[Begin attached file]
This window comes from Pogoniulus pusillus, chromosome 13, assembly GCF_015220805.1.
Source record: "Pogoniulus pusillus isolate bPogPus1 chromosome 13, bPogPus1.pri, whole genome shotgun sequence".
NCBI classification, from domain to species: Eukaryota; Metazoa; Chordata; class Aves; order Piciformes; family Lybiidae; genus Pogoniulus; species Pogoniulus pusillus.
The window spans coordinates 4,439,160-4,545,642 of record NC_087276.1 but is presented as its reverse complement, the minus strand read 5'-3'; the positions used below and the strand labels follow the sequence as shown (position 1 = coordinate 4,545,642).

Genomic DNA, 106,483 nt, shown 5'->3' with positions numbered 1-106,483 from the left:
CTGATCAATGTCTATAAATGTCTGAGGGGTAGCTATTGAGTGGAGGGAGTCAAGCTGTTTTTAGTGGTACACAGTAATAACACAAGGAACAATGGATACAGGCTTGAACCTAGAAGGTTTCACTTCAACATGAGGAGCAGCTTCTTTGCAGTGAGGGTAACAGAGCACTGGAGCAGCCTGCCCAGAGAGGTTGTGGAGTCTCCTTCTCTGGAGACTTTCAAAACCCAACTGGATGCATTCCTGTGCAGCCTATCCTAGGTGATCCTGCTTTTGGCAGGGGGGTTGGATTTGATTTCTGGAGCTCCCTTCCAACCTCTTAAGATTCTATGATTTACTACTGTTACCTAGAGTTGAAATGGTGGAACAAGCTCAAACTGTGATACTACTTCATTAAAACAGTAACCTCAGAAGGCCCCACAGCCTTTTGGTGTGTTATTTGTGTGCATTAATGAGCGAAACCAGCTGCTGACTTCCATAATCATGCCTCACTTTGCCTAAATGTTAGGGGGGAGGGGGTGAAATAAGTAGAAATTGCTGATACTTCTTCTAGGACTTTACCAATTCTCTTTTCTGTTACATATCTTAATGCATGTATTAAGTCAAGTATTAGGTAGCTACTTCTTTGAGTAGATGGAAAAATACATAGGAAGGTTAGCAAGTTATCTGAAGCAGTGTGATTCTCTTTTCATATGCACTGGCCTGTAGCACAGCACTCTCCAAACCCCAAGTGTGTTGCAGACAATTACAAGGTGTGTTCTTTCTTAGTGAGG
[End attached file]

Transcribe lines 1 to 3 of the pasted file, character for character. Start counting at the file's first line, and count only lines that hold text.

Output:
This window comes from Pogoniulus pusillus, chromosome 13, assembly GCF_015220805.1.
Source record: "Pogoniulus pusillus isolate bPogPus1 chromosome 13, bPogPus1.pri, whole genome shotgun sequence".
NCBI classification, from domain to species: Eukaryota; Metazoa; Chordata; class Aves; order Piciformes; family Lybiidae; genus Pogoniulus; species Pogoniulus pusillus.